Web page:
As a program graduate, you’ll be prepared for any one of several career opportunities, such as case manager, direct-service social worker, mental health team member, shelter personnel, or a direct care provider or supervisor.

Course Information
Human Services Major131 Hours
Course NumberCourse TitleCredit Hours
HUS 101B
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4 Quarter Hours

Serves as an overview of the historical developments in the field of human service and provides an introduction to the philosophical framework, the major theoretical models, and the interdisciplinary nature of human service. Students will explore human service occupations, professional organizations, community resources, and ethical and legal issues. Must complete with a C or better.

Prerequisite(s):
Student background check.
Introduction to Human Services4
HUS 121
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4 Quarter Hours

Provides students with a healthy foundation of knowledge and skills for building strong relationships and families. This course emphasizes family strengths, the benefits that come from diversity, and the fact that families are systems of relationships. These systems interact within themselves and are also influenced by society at large. The concepts and ideas presented are directly applicable to students' lives as well as their future professional work. Must complete with a C or better.

Prerequisite(s):
Student background check.
Family Dynamics4
HUS 131B
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2 Quarter Hours

Acquaints students with available human service resources including those that are governmentally based, private sector based, and community service affiliated. Particular emphasis will be placed on client definition, needs assessment, eligibility requirements, and the referral process. Must complete with a C or better.

Prerequisite(s):
Student background check.
Human Services Resources2
HUS 141
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4 Quarter Hours

Explores the etiology, prevalence, and treatment of different types of neglect and violence in families across the lifespan. This course will explore abusive and neglectful behaviors, evidence of signs and symptoms of neglect and abusive patterns, and identify appropriate reporting procedures. Must complete with a C (73%) or better.

Prerequisite(s):
C or better in HUS 101B, student background check.
Abuse and Neglect in the Family4
HUS 201
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4 Quarter Hours

Explores the types of substance abuse prevalent in communities, factors that lead to substance abuse and the impact on families, the workplace, and society in general. This course introduces students to current treatment programs and their various philosophies. Must complete with a C or better.

Prerequisite(s):
Student background check.
Substance Abuse4
HUS 211
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4 Quarter Hours

Teaches students how to conduct a client assessment, including interviewing and appropriate manual- and computer-based recording and reporting of client records in to an organized and comprehensive assessment report. Must complete with a C or better.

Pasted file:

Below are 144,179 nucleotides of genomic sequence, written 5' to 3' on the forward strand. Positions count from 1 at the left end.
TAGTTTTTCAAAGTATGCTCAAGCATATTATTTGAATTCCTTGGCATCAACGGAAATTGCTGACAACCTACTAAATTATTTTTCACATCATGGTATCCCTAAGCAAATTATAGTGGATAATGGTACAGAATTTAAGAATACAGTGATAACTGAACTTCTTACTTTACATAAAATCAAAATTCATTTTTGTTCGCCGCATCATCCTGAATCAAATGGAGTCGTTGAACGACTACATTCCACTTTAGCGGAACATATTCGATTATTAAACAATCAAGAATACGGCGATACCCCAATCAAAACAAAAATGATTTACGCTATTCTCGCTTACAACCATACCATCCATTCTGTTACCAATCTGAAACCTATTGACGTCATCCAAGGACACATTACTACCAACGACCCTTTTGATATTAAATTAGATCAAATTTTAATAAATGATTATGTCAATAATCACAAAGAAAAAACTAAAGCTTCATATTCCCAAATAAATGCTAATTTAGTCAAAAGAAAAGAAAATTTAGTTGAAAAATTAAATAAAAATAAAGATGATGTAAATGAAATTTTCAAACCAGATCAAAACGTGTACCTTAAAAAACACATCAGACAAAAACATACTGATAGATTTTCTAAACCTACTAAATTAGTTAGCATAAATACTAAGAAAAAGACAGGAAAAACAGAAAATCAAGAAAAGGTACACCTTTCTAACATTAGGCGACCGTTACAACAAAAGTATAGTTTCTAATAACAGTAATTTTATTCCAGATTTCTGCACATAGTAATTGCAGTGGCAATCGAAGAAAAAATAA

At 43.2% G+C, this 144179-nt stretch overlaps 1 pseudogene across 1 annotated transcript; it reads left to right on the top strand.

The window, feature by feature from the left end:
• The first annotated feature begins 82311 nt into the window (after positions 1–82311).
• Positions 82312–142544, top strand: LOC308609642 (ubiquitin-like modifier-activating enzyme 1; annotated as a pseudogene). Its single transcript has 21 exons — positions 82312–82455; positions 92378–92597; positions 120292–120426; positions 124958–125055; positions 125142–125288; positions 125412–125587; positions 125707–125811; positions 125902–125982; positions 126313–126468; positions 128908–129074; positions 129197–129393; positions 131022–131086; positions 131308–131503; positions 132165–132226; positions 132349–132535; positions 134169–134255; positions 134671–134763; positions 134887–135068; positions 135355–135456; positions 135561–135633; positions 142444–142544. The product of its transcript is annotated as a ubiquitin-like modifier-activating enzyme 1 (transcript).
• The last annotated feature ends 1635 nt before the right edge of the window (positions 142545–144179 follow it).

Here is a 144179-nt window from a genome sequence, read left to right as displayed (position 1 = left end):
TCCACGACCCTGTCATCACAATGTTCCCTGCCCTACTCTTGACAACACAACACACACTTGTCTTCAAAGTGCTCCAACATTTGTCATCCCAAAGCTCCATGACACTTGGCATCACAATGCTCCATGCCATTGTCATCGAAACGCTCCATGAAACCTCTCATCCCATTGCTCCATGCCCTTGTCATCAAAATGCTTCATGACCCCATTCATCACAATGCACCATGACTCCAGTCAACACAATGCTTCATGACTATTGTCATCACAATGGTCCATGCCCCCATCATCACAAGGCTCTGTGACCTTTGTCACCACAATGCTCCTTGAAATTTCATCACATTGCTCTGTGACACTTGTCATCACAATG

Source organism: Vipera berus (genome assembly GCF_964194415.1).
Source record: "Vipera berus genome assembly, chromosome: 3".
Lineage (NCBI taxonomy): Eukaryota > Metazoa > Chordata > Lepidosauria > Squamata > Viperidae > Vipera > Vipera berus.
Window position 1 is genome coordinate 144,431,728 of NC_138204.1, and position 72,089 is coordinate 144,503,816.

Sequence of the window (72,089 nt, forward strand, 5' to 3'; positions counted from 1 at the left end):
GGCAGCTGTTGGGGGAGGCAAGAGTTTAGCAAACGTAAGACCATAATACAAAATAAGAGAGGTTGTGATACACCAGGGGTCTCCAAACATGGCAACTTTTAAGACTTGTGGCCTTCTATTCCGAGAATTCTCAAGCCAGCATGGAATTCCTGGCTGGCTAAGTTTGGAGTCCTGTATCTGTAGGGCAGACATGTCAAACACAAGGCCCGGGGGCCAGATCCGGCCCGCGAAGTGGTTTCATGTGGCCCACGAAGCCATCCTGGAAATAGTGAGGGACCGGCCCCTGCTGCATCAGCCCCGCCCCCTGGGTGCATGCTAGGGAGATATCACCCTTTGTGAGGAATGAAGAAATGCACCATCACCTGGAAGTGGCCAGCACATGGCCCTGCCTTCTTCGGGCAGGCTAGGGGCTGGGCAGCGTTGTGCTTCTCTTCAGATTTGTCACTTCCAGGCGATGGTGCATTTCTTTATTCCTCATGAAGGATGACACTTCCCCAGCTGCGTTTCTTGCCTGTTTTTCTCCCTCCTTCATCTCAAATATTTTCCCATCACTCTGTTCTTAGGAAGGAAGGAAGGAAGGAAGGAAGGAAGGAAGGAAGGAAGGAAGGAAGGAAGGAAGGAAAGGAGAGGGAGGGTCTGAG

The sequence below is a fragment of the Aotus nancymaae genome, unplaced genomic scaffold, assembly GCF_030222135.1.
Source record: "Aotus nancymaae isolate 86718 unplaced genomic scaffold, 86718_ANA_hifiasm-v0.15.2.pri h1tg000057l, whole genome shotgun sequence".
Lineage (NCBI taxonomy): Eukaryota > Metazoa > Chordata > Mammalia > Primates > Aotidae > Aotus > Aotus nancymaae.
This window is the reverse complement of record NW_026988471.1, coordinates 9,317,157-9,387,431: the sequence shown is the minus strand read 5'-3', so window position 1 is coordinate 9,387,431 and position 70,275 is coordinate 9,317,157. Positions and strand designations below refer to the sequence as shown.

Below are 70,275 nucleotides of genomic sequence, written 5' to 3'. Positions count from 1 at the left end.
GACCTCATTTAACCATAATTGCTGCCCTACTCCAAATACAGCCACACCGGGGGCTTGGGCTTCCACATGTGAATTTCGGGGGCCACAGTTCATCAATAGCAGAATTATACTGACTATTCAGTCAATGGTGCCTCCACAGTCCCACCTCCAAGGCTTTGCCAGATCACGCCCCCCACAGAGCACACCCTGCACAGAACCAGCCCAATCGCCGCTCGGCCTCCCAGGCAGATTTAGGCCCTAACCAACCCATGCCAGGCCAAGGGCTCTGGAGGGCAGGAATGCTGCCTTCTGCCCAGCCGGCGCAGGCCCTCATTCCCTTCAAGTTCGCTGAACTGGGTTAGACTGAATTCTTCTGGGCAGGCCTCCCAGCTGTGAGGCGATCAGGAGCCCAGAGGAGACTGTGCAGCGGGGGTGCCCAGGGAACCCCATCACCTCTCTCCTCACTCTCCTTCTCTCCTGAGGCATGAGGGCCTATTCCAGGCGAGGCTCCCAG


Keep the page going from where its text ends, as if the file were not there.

Prerequisite(s):
PSY 241
C or better in HUS 131B, C or better in HUS 201, student background check.
Assessment, Recording, and Reporting4
HUS 221
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4 Quarter Hours

Emphasizes prevention and intervention strategies for less severe cases in human services. Students will learn parenting skills, listening skills, planning, assessment of community resources, referral procedures, general crisis intervention, and setting appropriate boundaries in his/her role as a case manager. Must complete with a C or better.

Prerequisite(s):
Human Services and Gerontology majors: C or better in HUS 211, Corrections majors: CRJ 221, All majors: student background check.
Corequisite(s):
HUS 231
Case Management I4
HUS 231
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2 Quarter Hours

Emphasizes the assessment of diverse crisis situations with emphasis on the use of short-term intervention and problem-solving techniques to help individuals and families de-escalate crisis situations and develop appropriate coping techniques. This course will address the A-B-C Model of Intervention, brief and short-term interventions, and multicultural issues in crisis intervention situations. Must complete with a C or better.

Prerequisite(s):
C or better in HUS 141, student background check.
Corequisite(s):
HUS 221
Crisis Intervention2
HUS 271A
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6 Quarter Hours

Consists of 125 clock hours of paid/unpaid, experience in a social service or mental health agency in the community under supervision of agency and Baker College staff. The students will also be required to complete 20 hours in seminar format, to integrate learning in the field with classroom instruction. This course is the beginning internship required of all human service majors in both the associate's and bachelor's degree programs. The primary focus of this internship is the development and application of knowledge and skills in community resources. Must complete with a C or better.

Prerequisite(s):
ENG 102
C or better in HUS 101B, C or better in HUS 131B, minimum GPA 2.50, Program Director/Dean approval, student background check.
Human Services Internship I6
HUS 292A
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4 Quarter Hours

Develops specific skills to support and strengthen families, including interviewing and communication skills, assessing family needs and strengths, eliciting relevant cultural information, formulation of family support plans and appropriate outcomes, problem-solving strategies, recordkeeping, making referrals, and resolving ethical dilemmas. The approach is a family-centered, solution-focused model of integrated family services. Must complete with a C or better.